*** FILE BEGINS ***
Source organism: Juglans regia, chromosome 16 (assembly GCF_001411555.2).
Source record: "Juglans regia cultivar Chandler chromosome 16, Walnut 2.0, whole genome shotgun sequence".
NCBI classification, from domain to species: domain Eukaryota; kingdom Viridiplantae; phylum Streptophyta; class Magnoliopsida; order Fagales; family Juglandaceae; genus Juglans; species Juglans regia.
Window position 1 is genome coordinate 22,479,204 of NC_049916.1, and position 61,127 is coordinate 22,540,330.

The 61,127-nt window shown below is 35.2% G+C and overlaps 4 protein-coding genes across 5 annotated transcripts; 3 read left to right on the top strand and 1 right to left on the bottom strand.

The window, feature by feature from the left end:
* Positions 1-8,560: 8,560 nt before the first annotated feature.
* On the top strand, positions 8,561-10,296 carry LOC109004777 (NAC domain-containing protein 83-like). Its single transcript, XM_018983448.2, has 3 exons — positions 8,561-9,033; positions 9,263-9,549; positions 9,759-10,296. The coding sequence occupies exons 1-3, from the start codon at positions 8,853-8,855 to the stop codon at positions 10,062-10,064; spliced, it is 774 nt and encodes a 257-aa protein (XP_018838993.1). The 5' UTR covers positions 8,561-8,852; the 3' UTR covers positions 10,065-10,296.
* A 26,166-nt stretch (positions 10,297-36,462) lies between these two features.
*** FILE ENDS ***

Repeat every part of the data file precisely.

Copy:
Source organism: Juglans regia, chromosome 16 (assembly GCF_001411555.2).
Source record: "Juglans regia cultivar Chandler chromosome 16, Walnut 2.0, whole genome shotgun sequence".
NCBI classification, from domain to species: domain Eukaryota; kingdom Viridiplantae; phylum Streptophyta; class Magnoliopsida; order Fagales; family Juglandaceae; genus Juglans; species Juglans regia.
Window position 1 is genome coordinate 22,479,204 of NC_049916.1, and position 61,127 is coordinate 22,540,330.

The 61,127-nt window shown below is 35.2% G+C and overlaps 4 protein-coding genes across 5 annotated transcripts; 3 read left to right on the top strand and 1 right to left on the bottom strand.

The window, feature by feature from the left end:
* Positions 1-8,560: 8,560 nt before the first annotated feature.
* On the top strand, positions 8,561-10,296 carry LOC109004777 (NAC domain-containing protein 83-like). Its single transcript, XM_018983448.2, has 3 exons — positions 8,561-9,033; positions 9,263-9,549; positions 9,759-10,296. The coding sequence occupies exons 1-3, from the start codon at positions 8,853-8,855 to the stop codon at positions 10,062-10,064; spliced, it is 774 nt and encodes a 257-aa protein (XP_018838993.1). The 5' UTR covers positions 8,561-8,852; the 3' UTR covers positions 10,065-10,296.
* A 26,166-nt stretch (positions 10,297-36,462) lies between these two features.